IBM Master Inventor, Senior IT Architect, and Event Content Manager
Well, it's Tuesday again, and you know what that means? IBM Announcements!
It's official -- IBM has acquired Red Hat! The deal was announced in October 2018 [IBM to Acquire Red Hat], and completed today [IBM Closes Landmark Acquisition of Red Hat].
(Note: We'll go back to storage tomorrow, but for today, I will talk only about the IBM Red Hat acquisition)
Back in 2007, my blog post [Double Happy Wedding] compared IBM's acquisition for a company that produced data migration software to the practice in Japan of waiting until the bride is five to seven months pregnant to have a wedding.
In business, the best acquisitions are the ones where both parties have been working together already. IBM and Red Hat have been working together for the past 20 years!
From 1999-2002, I was part of the team that help port Linux to the mainframe, based on Red Hat components. I was the first person to install Linux on a mainframe in Arizona, on a z800 machine, if you can remember that far back. My involvement with Linux was three-fold:
- Back then, I was the chief architect of DFSMS on the MVS operating system (now called z/OS). We needed a way to backup Linux data on the mainframe, so I helped develop the "Compatible Disk Layout" (CDL) which made the disk volume compatible between MVS, z/OS and Linux operating systems. Linux would read and write data on the volume, and then the Linux volume could be backed up or dumped to tape using existing DFSMS utilities.
- I led a team to test and debug all of the disk and tape storage drivers for Linux on the mainframe. One of my colleagues, who worked with Tom West, gave me a copy of Tracy Kidder's book [The Soul of a New Machine] as it seemed similar to our efforts. I highly recommend this book!
- I ran a series of roadshows, traveling to promote Linux. At each event we had two speakers. I was the key speaker, and one of my teammates would be working the keyboard to run all of the live demos. I played the role of a reporter, hot on the story of Linux, and my teammate would play the role of my newspaper editor/boss who would ask me questions from a script. I would then answer the question by showing off a Linux demo, while my teammate hit the appropriate keys to make it happen.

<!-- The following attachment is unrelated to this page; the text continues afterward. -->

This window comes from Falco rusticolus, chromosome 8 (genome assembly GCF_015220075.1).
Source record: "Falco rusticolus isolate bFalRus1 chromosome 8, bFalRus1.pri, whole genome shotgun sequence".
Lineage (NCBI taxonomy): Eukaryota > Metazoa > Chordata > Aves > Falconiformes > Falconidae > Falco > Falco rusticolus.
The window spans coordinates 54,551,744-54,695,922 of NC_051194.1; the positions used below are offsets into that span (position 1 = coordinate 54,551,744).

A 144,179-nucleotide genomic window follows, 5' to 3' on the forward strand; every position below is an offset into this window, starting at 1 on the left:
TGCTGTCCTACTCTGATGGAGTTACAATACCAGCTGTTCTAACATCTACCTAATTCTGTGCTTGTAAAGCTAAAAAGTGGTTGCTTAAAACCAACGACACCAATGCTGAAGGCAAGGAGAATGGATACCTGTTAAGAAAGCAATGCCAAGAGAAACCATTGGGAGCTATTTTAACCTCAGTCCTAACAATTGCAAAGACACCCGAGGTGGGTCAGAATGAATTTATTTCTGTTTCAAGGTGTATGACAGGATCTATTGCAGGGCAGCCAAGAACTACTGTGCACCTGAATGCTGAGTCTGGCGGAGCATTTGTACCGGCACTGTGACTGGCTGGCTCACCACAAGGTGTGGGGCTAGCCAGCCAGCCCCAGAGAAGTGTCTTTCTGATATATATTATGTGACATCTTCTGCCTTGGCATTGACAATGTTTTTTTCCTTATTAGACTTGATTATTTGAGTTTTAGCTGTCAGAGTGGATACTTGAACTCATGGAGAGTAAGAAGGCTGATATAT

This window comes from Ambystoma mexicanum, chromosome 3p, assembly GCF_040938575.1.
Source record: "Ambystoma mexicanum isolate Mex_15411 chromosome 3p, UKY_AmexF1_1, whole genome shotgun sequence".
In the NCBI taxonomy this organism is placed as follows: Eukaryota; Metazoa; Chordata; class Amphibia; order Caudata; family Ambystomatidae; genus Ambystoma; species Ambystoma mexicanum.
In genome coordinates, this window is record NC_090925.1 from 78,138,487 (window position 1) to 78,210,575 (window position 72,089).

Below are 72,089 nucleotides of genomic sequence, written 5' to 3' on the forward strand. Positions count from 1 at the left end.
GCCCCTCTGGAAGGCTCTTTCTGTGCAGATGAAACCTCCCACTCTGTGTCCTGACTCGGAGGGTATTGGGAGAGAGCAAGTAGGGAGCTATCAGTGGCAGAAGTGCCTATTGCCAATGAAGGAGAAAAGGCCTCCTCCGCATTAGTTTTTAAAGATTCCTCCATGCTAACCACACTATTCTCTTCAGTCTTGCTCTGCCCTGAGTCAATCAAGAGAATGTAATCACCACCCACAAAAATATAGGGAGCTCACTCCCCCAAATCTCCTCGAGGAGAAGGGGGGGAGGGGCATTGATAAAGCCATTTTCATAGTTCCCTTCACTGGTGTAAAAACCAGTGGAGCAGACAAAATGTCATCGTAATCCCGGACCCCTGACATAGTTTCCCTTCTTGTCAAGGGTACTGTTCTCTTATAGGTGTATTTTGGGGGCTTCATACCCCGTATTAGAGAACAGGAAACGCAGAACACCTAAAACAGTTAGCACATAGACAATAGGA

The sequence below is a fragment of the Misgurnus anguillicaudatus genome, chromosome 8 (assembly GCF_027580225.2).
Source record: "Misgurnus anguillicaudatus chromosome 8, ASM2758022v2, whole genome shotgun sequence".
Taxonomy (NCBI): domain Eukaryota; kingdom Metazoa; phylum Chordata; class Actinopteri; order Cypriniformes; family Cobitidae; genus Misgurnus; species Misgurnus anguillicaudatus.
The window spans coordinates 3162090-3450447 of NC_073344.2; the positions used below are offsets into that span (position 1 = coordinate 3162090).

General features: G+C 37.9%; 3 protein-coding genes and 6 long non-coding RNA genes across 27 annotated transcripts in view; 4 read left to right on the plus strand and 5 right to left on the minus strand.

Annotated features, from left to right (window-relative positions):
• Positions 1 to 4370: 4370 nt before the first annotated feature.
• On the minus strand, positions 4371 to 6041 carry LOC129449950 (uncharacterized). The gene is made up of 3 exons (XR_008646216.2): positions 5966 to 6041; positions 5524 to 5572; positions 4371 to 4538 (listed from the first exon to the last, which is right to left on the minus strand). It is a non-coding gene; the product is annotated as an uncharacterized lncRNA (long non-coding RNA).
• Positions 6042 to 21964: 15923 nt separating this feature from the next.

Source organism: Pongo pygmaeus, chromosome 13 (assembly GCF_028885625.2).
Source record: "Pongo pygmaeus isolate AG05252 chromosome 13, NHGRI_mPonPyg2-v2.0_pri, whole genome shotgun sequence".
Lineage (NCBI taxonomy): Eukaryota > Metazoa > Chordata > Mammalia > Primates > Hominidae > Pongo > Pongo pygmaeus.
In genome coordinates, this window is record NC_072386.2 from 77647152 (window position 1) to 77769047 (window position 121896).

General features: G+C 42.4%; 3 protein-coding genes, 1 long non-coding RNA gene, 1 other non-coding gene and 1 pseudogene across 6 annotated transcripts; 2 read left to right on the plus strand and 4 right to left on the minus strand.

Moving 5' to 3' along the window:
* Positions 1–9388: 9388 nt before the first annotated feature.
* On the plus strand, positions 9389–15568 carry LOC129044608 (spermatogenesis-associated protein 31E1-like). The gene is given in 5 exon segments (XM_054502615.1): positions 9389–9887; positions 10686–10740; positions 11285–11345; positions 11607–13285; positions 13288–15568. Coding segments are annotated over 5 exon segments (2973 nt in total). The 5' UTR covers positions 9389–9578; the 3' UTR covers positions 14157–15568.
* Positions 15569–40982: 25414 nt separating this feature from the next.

At the time, many in IBM did not understand the concept of "open source", or the idea of an operating system written by people on the Internet. I saw that Linux and Open Source was the future, but not everybody I worked with at that time shared that vision. Today, open source is the default choice for business.
(Note: If you are unfamiliar with [open source], I highly recommend Eric Raymond's
book [The Cathedral and the Bazaar].)
On the surface, the deal appears fairly straightforward. IBM paid $34 Billion, and in return gets 13,000 new employees and $3.4 Billion in new annual revenues. But this deal is more than that. This acquisition redefines the cloud market for business. Here are some excerpts from the press release:
"Red Hat's open hybrid cloud technologies are now paired with the unmatched scale and depth of IBM's innovation and industry expertise, and sales leadership in more than 175 countries. Together, IBM and Red Hat will accelerate innovation by offering a next-generation hybrid multicloud platform. Based on open source technologies, such as Linux and Kubernetes, the platform will allow businesses to securely deploy, run and manage data and applications on-premises and on private and multiple public clouds.
Red Hat will continue to be led by Jim Whitehurst and its current management team. Whitehurst is joining IBM's senior management team, reporting to Ginni Rometty. IBM will maintain Red Hat's headquarters in Raleigh, North Carolina, its facilities, brands and practices. Red Hat will operate as a distinct unit within IBM and will be reported as part of IBM's Cloud and Cognitive Software segment.
Most enterprises today are approximately 20 percent into their transition to the cloud. In this first chapter of their cloud journey, businesses made great strides in reducing costs, boosting productivity and revitalizing their customer-facing innovation programs.
The collective ability of IBM and Red Hat to unlock the true value of hybrid cloud for businesses is already resonating among customers moving to the next chapter of digital reinvention.
With Red Hat, IBM has acquired one of the most important software companies in the IT industry. Red Hat's pioneering business model helped bring open source – including technologies like Linux, Kubernetes, Ansible, Java, Ceph and many more – into the mainstream for enterprises. Today, Linux is the most used platform for development. Red Hat Enterprise Linux alone is expected to contribute to more than $10 trillion worth of global business revenues in 2019. By 2023, an additional 640,000 people are expected to work in Red Hat-related jobs.
IBM has committed to scaling and accelerating open source and hybrid cloud for businesses across industries, as well as preserving the independence and neutrality of Red Hat's open source heritage. This includes its open source community leadership, contributions and development model; product portfolio, services, and go-to-market strategy; robust developer and partner ecosystems, and unique culture."
This independence and neutrality works both ways: Red Hat will continue to work with other hardware manufacturers and IBM Power, Z and LinuxONE servers will continue to support all of the same distributions of Linux it did before, including Canonical Ubuntu Linux, and SUSE Linux Enterprise Server (SLES).
To this day, I still run Red Hat Enterprise Linux (RHEL) on my work laptop. This blog post was written using "gedit", a text-based editor that is part of the GNOME platform.